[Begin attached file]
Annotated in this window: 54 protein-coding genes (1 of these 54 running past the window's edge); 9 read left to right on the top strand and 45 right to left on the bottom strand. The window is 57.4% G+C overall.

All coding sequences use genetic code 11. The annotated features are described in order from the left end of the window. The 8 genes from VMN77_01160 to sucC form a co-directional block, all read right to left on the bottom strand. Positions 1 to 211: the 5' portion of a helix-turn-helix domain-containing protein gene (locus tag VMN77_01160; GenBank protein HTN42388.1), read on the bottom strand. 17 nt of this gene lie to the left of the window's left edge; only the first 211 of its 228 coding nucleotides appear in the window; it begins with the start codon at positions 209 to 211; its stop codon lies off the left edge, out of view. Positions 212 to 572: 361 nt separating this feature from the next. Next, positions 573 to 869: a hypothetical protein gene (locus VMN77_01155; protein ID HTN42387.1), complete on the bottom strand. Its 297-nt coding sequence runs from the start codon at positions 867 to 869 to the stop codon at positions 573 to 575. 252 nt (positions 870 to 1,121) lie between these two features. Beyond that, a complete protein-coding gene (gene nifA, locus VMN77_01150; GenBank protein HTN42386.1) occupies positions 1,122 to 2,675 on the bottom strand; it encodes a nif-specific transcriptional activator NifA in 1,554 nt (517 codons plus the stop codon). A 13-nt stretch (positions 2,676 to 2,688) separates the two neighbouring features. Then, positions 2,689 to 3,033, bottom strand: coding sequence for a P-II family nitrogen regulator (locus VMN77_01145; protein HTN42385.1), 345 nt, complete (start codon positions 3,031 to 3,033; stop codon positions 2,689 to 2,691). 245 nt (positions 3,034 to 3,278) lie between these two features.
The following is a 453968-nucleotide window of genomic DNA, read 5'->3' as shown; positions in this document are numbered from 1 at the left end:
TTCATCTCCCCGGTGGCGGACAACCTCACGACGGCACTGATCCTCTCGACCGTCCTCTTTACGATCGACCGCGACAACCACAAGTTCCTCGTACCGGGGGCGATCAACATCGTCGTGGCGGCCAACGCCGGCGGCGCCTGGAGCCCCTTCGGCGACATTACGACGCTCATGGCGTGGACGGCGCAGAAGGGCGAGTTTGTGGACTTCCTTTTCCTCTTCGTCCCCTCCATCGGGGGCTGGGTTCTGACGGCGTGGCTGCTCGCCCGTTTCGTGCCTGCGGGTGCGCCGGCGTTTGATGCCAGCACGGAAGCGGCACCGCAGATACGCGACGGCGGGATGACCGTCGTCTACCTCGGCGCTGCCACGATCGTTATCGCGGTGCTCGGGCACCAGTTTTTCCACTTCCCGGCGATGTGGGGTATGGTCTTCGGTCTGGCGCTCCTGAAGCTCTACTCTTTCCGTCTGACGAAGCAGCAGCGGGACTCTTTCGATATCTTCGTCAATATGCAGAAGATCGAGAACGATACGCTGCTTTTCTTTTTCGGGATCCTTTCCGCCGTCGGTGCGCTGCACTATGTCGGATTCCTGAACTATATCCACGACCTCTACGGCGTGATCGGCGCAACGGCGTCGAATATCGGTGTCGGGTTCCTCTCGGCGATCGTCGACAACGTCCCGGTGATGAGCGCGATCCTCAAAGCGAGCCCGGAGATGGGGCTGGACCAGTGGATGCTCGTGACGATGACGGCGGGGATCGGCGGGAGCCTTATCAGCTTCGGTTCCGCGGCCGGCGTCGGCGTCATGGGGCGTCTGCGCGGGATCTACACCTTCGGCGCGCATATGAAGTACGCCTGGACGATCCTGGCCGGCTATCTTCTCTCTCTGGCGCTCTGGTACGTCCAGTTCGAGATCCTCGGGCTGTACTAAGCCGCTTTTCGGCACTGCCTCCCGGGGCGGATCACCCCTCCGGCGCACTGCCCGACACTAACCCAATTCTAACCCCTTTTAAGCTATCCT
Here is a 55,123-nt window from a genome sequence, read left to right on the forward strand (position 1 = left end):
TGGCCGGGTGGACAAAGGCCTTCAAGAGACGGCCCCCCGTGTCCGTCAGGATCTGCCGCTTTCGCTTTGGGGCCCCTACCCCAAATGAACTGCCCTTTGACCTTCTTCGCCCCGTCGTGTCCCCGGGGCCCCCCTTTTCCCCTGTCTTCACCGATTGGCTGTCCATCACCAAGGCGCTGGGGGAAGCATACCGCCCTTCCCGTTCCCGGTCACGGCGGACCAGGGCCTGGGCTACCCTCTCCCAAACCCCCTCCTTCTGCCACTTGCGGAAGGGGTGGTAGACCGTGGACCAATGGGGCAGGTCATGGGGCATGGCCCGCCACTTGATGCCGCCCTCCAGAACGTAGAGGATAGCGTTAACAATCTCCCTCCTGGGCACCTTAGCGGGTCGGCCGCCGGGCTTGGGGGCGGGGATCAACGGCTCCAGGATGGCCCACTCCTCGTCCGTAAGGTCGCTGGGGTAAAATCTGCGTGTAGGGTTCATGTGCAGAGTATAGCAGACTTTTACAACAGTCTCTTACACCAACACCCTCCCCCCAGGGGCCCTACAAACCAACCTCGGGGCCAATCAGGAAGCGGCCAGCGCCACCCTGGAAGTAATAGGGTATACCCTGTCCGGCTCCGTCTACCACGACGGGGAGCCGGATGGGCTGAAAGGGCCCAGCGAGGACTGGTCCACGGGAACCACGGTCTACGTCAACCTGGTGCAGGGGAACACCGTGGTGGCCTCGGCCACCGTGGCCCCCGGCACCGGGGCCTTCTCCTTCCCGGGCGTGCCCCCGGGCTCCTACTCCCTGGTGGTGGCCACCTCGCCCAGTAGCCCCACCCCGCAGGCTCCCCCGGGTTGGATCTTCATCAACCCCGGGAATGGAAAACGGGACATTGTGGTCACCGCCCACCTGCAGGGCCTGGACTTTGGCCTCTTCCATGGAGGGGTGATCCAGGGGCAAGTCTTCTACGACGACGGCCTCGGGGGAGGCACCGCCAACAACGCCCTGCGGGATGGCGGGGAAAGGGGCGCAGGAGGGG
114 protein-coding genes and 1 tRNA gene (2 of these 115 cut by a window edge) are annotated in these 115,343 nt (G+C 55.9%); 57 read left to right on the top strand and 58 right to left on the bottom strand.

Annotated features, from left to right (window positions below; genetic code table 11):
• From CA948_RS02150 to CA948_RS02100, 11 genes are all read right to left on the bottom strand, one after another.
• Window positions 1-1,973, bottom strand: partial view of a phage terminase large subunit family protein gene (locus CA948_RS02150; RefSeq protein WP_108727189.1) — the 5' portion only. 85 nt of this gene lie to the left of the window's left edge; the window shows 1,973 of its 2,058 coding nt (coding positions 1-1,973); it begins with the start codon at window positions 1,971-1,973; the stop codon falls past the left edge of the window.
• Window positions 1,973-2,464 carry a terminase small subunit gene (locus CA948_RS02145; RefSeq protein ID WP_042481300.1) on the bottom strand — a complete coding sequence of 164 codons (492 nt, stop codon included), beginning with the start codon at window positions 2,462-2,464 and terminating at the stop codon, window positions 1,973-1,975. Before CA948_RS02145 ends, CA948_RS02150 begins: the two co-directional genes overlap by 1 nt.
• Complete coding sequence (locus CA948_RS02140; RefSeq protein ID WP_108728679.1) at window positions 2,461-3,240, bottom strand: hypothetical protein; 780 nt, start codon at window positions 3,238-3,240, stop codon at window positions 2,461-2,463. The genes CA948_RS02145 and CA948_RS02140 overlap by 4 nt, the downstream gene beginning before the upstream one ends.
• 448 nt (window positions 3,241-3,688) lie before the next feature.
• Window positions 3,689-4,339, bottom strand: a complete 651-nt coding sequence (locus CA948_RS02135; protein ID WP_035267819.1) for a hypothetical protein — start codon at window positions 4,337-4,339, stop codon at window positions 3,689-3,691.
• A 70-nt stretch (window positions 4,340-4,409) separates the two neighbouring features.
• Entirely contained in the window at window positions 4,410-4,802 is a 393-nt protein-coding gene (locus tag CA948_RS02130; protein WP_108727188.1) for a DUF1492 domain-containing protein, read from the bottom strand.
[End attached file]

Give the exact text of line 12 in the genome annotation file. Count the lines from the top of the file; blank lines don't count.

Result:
• Complete coding sequence (locus CA948_RS02140; RefSeq protein ID WP_108728679.1) at window positions 2,461-3,240, bottom strand: hypothetical protein; 780 nt, start codon at window positions 3,238-3,240, stop codon at window positions 2,461-2,463. The genes CA948_RS02145 and CA948_RS02140 overlap by 4 nt, the downstream gene beginning before the upstream one ends.